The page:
King of pop Michael Jackson's death has brought AEG Live, the entertainment company that persuaded him to sign up for 50 "farewell" concerts at the O2 arena, under a liability of 300 million pounds.
According to reports, AEG Live had agreed to "self-insure" Jackson's shows after most insurance companies expressed doubt whether the frail singer would be able to complete the residency.
A report published in Reinsurance magazine, which found that there was low demand in the London insurance market for the policy to cover all dates promoted by AEG Live, reckons that the liability could be around 300 million pounds.
The first 10 gigs are believed to have been placed on the London insurance market at a value of 80 million pounds, reports Times Online.
The report further reveals that rather than lowering expectations for the shows, the company kept saying that Jackson would present the most spectacular live show seen on an indoor stage.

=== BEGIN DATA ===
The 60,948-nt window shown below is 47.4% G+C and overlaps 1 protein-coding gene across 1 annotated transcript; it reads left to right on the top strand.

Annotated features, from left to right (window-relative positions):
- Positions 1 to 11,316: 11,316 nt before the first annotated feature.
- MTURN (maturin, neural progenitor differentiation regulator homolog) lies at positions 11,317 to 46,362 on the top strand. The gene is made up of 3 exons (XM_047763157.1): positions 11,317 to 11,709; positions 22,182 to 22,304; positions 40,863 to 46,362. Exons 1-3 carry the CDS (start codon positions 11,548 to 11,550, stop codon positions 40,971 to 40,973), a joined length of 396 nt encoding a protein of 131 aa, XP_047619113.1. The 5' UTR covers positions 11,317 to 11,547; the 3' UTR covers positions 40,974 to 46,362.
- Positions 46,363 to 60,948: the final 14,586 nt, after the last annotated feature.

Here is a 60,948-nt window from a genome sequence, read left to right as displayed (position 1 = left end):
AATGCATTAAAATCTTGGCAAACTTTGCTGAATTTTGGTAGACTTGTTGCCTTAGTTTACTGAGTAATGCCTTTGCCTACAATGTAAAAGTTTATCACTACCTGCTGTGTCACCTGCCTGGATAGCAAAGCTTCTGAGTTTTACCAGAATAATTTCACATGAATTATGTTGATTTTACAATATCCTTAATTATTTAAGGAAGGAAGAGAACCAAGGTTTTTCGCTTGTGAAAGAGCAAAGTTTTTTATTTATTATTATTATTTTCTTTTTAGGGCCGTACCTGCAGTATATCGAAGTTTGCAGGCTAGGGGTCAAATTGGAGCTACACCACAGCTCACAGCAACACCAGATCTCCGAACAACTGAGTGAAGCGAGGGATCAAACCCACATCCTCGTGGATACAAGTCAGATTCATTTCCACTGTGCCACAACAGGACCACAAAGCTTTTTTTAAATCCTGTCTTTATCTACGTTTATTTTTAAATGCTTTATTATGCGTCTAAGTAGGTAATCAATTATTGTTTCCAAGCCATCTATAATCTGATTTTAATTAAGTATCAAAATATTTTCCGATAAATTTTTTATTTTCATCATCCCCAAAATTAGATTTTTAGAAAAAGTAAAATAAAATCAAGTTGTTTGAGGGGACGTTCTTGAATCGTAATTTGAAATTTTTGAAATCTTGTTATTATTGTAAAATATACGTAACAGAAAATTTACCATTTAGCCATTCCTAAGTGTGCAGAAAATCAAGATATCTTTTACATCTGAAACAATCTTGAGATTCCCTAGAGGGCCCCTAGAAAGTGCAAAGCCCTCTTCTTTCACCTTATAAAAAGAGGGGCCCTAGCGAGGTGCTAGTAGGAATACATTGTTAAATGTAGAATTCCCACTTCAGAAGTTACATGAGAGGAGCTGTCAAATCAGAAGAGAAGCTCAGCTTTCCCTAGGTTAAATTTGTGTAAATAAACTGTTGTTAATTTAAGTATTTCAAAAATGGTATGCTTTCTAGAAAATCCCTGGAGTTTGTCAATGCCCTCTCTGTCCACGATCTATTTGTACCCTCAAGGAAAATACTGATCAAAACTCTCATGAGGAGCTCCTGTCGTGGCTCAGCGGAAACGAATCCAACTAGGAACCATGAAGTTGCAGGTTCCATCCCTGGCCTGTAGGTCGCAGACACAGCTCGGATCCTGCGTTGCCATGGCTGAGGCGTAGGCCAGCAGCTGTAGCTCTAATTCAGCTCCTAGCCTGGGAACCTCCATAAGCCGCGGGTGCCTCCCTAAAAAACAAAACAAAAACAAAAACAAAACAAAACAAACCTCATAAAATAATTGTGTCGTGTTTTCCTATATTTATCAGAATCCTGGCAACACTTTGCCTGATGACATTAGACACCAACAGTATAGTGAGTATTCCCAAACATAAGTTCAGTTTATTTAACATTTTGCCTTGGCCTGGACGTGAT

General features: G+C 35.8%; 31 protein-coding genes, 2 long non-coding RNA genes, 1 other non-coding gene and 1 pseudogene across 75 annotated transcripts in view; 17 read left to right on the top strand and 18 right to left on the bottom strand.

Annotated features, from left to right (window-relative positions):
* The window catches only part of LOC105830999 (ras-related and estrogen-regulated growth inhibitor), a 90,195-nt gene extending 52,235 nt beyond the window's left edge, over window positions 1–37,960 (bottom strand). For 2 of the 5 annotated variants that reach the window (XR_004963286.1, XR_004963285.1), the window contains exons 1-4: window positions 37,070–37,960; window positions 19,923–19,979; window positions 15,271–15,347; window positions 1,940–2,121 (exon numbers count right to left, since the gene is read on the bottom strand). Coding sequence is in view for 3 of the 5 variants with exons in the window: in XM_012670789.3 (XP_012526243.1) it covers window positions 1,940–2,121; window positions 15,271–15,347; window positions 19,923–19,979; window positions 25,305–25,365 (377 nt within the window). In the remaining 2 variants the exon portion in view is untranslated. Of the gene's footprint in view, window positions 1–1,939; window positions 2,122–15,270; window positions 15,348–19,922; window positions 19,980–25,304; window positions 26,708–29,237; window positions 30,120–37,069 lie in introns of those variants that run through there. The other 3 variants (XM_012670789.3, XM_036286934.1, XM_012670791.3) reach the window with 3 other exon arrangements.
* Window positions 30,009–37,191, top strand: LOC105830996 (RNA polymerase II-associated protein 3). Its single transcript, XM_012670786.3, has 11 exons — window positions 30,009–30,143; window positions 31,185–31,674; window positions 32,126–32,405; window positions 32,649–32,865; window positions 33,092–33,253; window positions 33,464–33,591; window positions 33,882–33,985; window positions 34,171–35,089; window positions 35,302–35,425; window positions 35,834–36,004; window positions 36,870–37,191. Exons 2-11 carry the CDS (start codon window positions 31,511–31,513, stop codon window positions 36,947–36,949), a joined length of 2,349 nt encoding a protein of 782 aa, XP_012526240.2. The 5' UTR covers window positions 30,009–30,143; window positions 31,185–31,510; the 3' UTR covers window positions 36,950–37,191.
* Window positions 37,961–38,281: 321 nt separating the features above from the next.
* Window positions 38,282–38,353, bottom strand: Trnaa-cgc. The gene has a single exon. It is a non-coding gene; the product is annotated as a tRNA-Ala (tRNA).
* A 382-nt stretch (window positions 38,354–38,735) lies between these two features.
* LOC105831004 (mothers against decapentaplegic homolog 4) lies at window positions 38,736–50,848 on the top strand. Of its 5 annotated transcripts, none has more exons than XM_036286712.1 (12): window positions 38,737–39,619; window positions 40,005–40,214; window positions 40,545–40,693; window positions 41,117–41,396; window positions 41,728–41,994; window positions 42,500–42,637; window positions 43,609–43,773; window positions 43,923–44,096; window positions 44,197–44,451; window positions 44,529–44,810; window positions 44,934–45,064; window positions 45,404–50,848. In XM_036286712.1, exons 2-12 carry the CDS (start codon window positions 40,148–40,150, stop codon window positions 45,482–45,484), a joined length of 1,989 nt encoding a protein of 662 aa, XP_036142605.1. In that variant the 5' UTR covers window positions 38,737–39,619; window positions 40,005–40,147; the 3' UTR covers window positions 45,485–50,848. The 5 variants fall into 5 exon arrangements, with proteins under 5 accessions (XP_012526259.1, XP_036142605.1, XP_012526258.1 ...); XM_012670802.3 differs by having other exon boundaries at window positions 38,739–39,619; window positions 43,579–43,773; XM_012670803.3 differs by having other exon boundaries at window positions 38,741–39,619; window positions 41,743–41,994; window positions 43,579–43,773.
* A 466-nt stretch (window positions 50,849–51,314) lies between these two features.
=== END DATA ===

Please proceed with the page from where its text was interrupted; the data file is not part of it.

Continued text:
Jackson's death may have serious implications for Seatwave, the company that traded in about 10,000 Jackson tickets on the secondary market, in partnership with the O2 arena, often for a price far above face value.
A message placed on the company's website read: "We at Seatwave are saddened by Michael Jackson's death. Our condolences go to his family and we appreciate the great legacy he has left us."
Meanwhile, AEG Live has announced on its official website that fans who could not make the dates rescheduled after the opening dates had been cancelled would get a full refund.
That promise will now be honoured for one million customers.
Ticketmaster, which also sold Jackson tickets, is also said to have a policy to refund the face value of the ticket as well as the booking fee.